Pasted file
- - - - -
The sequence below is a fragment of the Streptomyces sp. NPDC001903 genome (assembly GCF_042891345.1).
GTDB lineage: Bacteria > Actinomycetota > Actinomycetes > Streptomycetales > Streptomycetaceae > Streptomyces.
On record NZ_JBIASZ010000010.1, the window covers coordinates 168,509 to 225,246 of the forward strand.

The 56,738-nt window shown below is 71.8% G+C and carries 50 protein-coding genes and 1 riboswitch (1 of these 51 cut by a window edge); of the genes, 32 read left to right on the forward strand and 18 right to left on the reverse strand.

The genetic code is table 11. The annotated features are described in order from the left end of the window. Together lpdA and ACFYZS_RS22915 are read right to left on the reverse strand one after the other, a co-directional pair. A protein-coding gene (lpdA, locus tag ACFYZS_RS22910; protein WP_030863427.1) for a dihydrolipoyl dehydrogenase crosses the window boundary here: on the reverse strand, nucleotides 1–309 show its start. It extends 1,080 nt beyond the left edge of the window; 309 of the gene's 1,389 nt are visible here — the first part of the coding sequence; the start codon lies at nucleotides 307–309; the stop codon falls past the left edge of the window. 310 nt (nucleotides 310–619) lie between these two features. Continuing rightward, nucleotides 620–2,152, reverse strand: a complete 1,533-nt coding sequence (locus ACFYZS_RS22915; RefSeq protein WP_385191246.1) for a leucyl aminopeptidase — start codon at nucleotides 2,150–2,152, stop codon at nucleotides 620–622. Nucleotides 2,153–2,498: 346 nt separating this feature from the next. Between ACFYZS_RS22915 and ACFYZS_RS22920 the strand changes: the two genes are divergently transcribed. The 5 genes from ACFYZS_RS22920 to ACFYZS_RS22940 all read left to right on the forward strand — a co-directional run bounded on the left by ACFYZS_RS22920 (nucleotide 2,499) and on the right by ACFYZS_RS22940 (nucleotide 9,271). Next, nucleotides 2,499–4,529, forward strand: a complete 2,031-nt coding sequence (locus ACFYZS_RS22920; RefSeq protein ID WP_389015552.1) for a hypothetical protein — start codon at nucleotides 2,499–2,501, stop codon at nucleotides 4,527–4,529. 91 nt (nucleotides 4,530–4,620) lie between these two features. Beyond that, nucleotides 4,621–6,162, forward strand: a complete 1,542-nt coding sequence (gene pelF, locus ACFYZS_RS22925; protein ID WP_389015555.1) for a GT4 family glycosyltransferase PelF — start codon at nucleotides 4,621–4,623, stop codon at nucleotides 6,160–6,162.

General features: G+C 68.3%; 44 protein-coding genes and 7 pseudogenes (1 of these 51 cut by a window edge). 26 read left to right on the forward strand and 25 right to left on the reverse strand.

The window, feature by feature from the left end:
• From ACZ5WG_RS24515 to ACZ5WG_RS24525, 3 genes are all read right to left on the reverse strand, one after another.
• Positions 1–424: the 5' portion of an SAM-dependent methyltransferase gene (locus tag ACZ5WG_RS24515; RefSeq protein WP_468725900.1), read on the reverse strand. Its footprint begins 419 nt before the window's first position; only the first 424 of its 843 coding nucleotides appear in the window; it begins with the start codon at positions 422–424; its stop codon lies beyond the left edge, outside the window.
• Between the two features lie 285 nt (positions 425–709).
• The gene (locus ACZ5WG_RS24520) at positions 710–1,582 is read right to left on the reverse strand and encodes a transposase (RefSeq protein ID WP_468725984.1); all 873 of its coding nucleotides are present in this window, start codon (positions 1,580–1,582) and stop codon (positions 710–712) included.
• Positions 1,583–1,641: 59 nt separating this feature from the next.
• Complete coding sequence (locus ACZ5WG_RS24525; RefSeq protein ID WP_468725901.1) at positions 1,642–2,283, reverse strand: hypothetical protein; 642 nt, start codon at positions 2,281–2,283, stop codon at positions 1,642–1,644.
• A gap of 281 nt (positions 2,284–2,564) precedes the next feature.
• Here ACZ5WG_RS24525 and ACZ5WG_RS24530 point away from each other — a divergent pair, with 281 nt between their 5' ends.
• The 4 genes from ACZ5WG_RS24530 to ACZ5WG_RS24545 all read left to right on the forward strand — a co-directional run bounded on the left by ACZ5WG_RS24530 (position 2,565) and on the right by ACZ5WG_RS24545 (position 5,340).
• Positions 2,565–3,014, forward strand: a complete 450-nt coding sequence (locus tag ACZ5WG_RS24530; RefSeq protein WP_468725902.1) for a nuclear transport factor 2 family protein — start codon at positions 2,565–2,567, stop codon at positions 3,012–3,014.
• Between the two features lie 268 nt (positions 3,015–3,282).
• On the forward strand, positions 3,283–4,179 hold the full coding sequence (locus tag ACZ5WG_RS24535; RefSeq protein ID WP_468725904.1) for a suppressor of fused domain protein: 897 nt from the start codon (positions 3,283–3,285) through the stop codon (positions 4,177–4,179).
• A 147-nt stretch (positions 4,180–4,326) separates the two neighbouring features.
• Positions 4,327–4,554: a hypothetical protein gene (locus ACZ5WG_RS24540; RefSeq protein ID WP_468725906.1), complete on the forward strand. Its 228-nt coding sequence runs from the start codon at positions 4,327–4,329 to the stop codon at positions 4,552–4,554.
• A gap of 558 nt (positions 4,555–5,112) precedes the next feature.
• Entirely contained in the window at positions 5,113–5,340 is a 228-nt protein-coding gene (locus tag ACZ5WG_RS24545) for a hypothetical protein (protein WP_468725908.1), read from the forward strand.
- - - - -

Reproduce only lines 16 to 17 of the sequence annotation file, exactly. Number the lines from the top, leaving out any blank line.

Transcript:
• The 4 genes from ACZ5WG_RS24530 to ACZ5WG_RS24545 all read left to right on the forward strand — a co-directional run bounded on the left by ACZ5WG_RS24530 (position 2,565) and on the right by ACZ5WG_RS24545 (position 5,340).
• Positions 2,565–3,014, forward strand: a complete 450-nt coding sequence (locus tag ACZ5WG_RS24530; RefSeq protein WP_468725902.1) for a nuclear transport factor 2 family protein — start codon at positions 2,565–2,567, stop codon at positions 3,012–3,014.